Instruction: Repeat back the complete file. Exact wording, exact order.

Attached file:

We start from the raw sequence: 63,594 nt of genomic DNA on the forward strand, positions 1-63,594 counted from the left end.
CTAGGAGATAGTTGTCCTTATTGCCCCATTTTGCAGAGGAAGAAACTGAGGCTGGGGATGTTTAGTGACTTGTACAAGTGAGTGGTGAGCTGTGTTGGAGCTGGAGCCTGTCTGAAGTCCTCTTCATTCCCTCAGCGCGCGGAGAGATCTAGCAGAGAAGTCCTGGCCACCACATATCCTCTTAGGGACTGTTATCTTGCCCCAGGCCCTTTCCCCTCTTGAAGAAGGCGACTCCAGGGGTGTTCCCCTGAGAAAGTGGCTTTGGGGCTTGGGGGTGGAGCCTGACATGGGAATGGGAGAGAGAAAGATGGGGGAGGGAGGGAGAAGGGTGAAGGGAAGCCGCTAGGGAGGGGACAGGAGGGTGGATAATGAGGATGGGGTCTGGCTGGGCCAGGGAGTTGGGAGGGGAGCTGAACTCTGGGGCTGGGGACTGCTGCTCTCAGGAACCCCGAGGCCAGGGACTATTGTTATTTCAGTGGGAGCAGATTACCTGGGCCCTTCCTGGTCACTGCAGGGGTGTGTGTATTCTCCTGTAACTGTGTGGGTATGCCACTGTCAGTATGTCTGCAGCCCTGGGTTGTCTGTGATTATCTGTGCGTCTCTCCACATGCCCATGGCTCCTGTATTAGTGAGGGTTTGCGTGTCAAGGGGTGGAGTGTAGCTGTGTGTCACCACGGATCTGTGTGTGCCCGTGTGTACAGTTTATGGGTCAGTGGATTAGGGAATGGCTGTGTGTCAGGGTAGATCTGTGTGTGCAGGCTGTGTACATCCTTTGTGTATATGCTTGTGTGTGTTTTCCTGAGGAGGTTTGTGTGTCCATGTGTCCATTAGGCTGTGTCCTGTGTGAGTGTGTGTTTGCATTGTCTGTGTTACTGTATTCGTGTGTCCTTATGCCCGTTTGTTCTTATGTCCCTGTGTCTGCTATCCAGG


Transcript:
We start from the raw sequence: 63,594 nt of genomic DNA on the forward strand, positions 1-63,594 counted from the left end.
CTAGGAGATAGTTGTCCTTATTGCCCCATTTTGCAGAGGAAGAAACTGAGGCTGGGGATGTTTAGTGACTTGTACAAGTGAGTGGTGAGCTGTGTTGGAGCTGGAGCCTGTCTGAAGTCCTCTTCATTCCCTCAGCGCGCGGAGAGATCTAGCAGAGAAGTCCTGGCCACCACATATCCTCTTAGGGACTGTTATCTTGCCCCAGGCCCTTTCCCCTCTTGAAGAAGGCGACTCCAGGGGTGTTCCCCTGAGAAAGTGGCTTTGGGGCTTGGGGGTGGAGCCTGACATGGGAATGGGAGAGAGAAAGATGGGGGAGGGAGGGAGAAGGGTGAAGGGAAGCCGCTAGGGAGGGGACAGGAGGGTGGATAATGAGGATGGGGTCTGGCTGGGCCAGGGAGTTGGGAGGGGAGCTGAACTCTGGGGCTGGGGACTGCTGCTCTCAGGAACCCCGAGGCCAGGGACTATTGTTATTTCAGTGGGAGCAGATTACCTGGGCCCTTCCTGGTCACTGCAGGGGTGTGTGTATTCTCCTGTAACTGTGTGGGTATGCCACTGTCAGTATGTCTGCAGCCCTGGGTTGTCTGTGATTATCTGTGCGTCTCTCCACATGCCCATGGCTCCTGTATTAGTGAGGGTTTGCGTGTCAAGGGGTGGAGTGTAGCTGTGTGTCACCACGGATCTGTGTGTGCCCGTGTGTACAGTTTATGGGTCAGTGGATTAGGGAATGGCTGTGTGTCAGGGTAGATCTGTGTGTGCAGGCTGTGTACATCCTTTGTGTATATGCTTGTGTGTGTTTTCCTGAGGAGGTTTGTGTGTCCATGTGTCCATTAGGCTGTGTCCTGTGTGAGTGTGTGTTTGCATTGTCTGTGTTACTGTATTCGTGTGTCCTTATGCCCGTTTGTTCTTATGTCCCTGTGTCTGCTATCCAGG